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When I run emacs24 on the console the Fn key on both my Lenovo laptops sets the selection mark (in the same way as C-SPC). That's pretty crazy behavior as I need the Fn key to change screen brightness, sound volume etc.

How do I unbind the Fn key so it doesn't do anything in emacs?

EDIT:

If I press C-h k Fn in emacs I get exactly the same output as if pressing C-h k C-SPC:

C-@ runs the command set-mark-command, which is an interactive compiledLisp function.
It is bound to C-@, C-SPC.

(set-mark-command ARG)
...

If I run acpi_listen and press the Fn key I get the output:

^@

This is the exact same output I get from acpi_listen if I press C-SPC or C-@ (Ctrl+AltGr+2). That is: they're all registered as the same acpi event.

Discovering that, I've tried to unsetC-@. The only way I've got it working is with this:

 (global-set-key (kbd "\C-@") 'ignore)

And this:

 (global-set-key (kbd "\^@") 'ignore)

In both instances that prevents C-SPC from working too(!) I've tried re-setting C-SPC with:

(global-set-key (kbd "C-SPC") 'set-mark-command)

But that doesn't take effect.

After this I can refine my question to this:

Giving that C-SPC and Fn are registered as the same acpi event can I make emacs distinguish between them?

(Note that this is only a problem in the console. Emacs doesn't pick up the Fn key on my X machine ...)

  • Run the command xev from a terminal and press the Fn key. A paragraph beginning with KeyPress event, serial … will appear in the terminal. Copy-paste it here. Note that the blog post you read is overgeneralizing: on most laptops, the Fn key is interpreted by the BIOS, it doesn't send a keyboard event at all. We need to determine what keyboard event the key sends on your computer. – Gilles Mar 22 '14 at 23:25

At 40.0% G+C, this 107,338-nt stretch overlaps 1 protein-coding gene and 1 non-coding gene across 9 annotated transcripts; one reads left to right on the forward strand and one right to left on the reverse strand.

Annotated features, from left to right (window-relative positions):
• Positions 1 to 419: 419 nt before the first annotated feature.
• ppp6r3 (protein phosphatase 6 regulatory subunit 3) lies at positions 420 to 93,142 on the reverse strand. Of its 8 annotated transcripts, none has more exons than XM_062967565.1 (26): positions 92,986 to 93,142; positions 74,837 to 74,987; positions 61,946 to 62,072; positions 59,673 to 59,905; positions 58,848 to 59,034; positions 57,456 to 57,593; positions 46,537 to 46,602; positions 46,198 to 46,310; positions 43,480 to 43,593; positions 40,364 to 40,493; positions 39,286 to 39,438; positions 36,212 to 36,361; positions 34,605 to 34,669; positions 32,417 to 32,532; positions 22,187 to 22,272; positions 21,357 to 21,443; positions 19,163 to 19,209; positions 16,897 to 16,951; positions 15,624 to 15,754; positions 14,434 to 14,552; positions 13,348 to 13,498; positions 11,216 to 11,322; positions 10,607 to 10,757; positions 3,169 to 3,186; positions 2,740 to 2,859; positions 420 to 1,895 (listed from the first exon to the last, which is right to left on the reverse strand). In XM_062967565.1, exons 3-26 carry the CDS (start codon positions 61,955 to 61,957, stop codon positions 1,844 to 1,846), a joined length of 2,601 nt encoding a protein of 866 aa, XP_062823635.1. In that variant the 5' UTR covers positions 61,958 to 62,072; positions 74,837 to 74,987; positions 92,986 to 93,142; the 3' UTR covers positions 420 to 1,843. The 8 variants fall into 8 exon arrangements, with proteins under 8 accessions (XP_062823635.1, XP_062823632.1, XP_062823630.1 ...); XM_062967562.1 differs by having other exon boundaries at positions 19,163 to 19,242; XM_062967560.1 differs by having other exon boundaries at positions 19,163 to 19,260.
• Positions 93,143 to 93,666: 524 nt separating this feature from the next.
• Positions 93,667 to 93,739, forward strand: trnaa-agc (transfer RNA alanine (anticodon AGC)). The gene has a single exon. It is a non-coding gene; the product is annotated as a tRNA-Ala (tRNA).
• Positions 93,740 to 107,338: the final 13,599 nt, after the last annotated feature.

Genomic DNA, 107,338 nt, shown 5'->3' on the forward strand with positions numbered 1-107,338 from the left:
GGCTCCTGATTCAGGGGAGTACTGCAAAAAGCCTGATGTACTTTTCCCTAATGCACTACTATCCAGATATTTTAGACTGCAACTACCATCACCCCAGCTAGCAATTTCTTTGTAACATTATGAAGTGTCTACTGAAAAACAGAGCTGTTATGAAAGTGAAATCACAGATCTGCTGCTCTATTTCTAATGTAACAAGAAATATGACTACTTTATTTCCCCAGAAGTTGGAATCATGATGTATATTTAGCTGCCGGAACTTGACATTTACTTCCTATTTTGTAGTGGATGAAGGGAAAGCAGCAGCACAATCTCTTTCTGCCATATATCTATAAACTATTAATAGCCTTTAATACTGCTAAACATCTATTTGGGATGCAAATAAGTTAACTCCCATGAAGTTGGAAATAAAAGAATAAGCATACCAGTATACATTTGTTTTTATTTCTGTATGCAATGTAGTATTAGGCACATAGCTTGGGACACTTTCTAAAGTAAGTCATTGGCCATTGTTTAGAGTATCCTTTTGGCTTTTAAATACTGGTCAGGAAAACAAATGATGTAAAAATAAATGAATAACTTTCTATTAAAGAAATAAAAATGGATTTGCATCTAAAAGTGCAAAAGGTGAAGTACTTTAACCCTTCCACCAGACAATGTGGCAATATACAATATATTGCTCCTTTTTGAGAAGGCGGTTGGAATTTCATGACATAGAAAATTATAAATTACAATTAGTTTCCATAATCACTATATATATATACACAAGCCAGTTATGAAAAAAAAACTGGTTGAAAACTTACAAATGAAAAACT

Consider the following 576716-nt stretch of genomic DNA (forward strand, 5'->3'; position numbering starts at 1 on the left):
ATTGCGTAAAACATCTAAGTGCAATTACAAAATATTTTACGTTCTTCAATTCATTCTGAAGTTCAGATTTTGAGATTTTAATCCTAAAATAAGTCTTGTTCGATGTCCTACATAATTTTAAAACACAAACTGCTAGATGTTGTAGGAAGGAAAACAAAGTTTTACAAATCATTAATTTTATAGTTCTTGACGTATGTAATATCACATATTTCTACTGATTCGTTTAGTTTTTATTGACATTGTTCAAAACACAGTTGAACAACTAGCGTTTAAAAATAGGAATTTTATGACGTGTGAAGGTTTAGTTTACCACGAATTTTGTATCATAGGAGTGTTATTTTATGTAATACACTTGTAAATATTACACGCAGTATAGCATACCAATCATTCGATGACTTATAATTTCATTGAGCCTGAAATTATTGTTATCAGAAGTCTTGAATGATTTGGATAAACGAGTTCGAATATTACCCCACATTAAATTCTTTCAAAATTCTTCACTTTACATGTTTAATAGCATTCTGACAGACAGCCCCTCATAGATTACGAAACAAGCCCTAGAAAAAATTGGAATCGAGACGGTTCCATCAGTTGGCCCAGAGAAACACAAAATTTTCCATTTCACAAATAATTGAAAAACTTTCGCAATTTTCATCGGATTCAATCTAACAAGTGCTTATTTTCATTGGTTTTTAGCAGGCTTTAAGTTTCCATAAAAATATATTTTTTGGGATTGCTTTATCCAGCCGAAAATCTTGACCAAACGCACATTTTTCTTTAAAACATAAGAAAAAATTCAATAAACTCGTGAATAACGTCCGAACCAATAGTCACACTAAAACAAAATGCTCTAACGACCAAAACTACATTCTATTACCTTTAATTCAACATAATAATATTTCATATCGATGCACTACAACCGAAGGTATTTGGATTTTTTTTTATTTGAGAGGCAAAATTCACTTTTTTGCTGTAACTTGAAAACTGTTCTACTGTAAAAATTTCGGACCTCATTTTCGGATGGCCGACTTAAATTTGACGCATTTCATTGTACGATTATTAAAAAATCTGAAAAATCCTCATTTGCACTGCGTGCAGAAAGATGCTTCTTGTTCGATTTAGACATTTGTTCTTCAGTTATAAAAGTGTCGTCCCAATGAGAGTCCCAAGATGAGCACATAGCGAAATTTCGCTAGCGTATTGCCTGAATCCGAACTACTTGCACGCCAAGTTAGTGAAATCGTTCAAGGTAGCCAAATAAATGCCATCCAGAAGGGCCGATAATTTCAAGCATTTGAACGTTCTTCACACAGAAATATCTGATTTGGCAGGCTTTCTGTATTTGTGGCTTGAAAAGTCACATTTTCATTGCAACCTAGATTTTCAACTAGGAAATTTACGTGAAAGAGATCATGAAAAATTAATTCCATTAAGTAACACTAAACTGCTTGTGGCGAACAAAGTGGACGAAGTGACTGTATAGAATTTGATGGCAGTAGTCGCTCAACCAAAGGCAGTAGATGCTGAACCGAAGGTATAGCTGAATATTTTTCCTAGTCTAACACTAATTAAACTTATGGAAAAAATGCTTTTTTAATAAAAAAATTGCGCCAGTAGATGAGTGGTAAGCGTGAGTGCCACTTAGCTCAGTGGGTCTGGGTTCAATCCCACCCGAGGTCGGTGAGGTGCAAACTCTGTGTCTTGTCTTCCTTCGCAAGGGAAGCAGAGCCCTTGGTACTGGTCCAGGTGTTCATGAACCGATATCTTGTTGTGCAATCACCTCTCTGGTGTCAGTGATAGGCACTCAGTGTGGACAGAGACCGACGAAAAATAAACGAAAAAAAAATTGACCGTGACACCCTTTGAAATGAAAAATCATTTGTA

• xev gives me the output: xev: unable to open display ''. Guess the reason for this is simply that I don't have the X org server installed - this is a console machine meant for solely for running emacs in the console. Normally the Fn key combos don't get registered by xev at all because as you say they're acpi events interpreted by the BIOS. That's why it's so strange that emacs picks it up. The output of pressing Fn with acpi_listen is simply: ^@. Only if I press it combination with the arrow keys or F1-11 do I get more output. – MajorBriggs Mar 23 '14 at 11:19
  • Ah, on the console? You should have said, that's unusual. Which unix variant? On Linux, run showkey. – Gilles Mar 23 '14 at 13:49
  • I actually did say that I'm running emacs on the console - even in the title. I'm running Debian testing (netinstall).showkey gives me: Couldnt get a file descriptor referring to the console... – MajorBriggs Mar 23 '14 at 14:31
  • Oh, sorry, indeed you did. Run showkey from a console, as root. – Gilles Mar 23 '14 at 14:50
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This solution using dumpkeys, loadkeys and showkey is likely to work in other instances of function keys getting interpreted in unexpected ways by programs running in the Linux Virtual Console.

Find the keycode of the key or key combo causing trouble by running:

 $ sudo showkey

... and hitting the key. In my instance hitting Fn gave the output 143.

To stop Fn from being interpreted as anything by programs in the console, add this /etc/rc.local:

(dumpkeys | grep keymaps; echo "keycode 143 =") | loadkeys

143 should of course be replaced by the keycode of the relevant key in question. I also had a problem with Fn+LeftArrow (meant for volume down) outputting a tilde, so I got the code for that combo as well, and threw in another line for that in /etc/rc.local.

Note that this doesn't prevent the normal behavior of the Fn functions (changing volume, brightness etc.) it only prevents function keys from being interpreted as anything by programs like emacs.

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